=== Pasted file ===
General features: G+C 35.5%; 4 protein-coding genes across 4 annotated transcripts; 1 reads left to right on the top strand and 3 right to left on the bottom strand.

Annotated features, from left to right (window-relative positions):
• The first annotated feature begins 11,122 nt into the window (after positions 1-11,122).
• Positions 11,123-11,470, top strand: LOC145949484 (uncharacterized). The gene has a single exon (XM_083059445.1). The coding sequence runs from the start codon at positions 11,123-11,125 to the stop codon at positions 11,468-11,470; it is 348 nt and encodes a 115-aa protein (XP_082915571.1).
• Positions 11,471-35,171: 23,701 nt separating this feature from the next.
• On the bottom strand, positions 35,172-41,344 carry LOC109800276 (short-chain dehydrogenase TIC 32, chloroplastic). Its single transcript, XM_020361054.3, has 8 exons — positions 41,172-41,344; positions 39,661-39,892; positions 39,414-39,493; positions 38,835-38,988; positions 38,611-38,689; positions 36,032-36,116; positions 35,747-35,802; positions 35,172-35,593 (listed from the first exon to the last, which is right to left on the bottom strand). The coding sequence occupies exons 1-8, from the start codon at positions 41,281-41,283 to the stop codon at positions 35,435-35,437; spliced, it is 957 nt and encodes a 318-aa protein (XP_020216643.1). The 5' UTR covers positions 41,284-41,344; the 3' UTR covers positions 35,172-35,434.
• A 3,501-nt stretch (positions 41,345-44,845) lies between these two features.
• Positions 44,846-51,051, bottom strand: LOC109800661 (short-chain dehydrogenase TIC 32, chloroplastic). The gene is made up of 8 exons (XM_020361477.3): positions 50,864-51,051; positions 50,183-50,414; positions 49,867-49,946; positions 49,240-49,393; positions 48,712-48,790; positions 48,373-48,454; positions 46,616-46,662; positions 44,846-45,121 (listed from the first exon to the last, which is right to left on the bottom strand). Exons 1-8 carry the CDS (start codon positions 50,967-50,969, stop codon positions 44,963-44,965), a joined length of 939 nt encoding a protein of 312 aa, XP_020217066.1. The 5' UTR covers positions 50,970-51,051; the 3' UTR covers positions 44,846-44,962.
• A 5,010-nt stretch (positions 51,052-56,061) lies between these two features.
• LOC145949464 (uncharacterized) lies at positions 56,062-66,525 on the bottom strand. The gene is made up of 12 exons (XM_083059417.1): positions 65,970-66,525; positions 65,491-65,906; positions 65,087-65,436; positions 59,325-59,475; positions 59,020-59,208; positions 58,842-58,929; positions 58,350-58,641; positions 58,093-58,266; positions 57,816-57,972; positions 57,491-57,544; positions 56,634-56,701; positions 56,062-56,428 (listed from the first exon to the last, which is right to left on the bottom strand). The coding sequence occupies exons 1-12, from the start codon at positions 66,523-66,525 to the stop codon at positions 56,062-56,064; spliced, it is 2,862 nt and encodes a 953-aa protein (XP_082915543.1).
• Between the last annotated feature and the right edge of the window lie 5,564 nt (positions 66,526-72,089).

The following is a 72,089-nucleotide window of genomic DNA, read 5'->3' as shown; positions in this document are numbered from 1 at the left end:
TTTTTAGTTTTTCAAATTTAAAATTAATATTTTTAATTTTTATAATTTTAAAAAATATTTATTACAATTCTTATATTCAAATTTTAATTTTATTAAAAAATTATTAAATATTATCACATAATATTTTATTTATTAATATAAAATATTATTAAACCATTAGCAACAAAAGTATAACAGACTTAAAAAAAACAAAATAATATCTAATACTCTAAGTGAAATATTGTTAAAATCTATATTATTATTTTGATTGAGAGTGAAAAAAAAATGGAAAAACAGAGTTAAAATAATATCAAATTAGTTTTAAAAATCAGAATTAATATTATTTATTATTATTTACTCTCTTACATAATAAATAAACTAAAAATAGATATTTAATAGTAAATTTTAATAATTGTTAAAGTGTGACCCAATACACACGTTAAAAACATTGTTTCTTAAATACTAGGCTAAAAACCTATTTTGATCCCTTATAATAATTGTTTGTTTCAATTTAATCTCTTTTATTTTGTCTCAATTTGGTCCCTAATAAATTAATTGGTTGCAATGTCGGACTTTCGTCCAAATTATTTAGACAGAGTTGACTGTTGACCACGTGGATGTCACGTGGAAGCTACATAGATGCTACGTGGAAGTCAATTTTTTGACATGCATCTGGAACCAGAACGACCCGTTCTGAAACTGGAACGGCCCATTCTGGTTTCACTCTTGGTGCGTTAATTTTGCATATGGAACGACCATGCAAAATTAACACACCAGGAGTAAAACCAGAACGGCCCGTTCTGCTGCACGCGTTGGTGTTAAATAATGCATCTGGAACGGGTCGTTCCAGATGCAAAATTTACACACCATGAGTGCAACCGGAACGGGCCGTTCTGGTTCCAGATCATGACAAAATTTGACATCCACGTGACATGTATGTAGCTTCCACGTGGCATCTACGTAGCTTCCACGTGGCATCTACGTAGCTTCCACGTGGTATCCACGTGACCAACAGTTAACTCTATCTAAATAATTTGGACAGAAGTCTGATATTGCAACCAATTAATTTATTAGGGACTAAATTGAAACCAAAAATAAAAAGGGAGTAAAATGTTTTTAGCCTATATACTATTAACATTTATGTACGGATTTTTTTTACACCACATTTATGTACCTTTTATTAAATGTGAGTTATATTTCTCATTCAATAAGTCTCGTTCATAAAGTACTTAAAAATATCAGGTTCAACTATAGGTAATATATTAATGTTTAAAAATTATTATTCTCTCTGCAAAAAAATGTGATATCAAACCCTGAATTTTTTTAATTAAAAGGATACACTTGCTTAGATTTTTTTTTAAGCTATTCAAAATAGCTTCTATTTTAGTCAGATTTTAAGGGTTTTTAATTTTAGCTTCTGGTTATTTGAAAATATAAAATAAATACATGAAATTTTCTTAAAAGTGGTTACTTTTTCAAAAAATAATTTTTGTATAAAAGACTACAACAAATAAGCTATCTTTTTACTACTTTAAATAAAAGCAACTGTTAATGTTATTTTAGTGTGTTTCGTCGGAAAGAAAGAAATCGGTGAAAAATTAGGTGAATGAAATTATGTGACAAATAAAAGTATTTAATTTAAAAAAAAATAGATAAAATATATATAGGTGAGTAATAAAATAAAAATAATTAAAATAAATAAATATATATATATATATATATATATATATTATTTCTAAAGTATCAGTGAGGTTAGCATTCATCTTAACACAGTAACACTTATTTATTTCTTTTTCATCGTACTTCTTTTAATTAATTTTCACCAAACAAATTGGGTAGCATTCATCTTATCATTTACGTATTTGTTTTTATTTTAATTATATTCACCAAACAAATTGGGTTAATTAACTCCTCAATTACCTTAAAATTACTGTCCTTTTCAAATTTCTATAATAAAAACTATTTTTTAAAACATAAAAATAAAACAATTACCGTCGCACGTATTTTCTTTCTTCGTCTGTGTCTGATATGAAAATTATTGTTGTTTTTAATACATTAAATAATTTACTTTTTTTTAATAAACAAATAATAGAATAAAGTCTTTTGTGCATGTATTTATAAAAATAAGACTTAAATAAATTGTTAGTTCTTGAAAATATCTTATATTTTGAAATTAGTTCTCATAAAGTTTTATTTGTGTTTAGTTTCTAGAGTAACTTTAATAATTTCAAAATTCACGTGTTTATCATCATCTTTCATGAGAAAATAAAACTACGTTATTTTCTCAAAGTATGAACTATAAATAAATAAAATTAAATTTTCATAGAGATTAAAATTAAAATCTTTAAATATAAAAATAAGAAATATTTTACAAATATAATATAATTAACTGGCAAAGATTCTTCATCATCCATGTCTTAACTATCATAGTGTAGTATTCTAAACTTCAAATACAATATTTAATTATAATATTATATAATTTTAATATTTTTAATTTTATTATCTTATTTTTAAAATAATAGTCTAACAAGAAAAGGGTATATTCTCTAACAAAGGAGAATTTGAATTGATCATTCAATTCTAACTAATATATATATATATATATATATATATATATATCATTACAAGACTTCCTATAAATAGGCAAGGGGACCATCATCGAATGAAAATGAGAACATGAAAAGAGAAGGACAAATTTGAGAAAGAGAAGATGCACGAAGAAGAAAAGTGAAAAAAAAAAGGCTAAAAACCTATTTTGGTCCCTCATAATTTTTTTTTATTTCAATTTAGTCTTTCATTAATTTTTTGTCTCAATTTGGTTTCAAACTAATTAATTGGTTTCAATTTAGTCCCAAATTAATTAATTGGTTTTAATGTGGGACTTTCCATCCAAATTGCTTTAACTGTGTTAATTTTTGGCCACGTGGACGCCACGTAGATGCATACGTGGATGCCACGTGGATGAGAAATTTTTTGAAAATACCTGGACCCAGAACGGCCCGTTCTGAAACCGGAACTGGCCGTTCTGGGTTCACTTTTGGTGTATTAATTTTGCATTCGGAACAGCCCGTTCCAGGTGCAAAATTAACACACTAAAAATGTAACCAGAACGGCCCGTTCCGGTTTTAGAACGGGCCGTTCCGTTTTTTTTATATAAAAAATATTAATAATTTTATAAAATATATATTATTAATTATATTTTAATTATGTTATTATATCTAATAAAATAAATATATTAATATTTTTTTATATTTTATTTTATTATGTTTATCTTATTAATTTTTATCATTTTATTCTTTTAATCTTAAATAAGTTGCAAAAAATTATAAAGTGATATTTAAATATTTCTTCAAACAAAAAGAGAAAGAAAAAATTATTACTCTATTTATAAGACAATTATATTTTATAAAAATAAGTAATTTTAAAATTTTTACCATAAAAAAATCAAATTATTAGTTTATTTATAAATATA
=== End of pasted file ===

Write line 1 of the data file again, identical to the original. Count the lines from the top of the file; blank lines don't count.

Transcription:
General features: G+C 35.5%; 4 protein-coding genes across 4 annotated transcripts; 1 reads left to right on the top strand and 3 right to left on the bottom strand.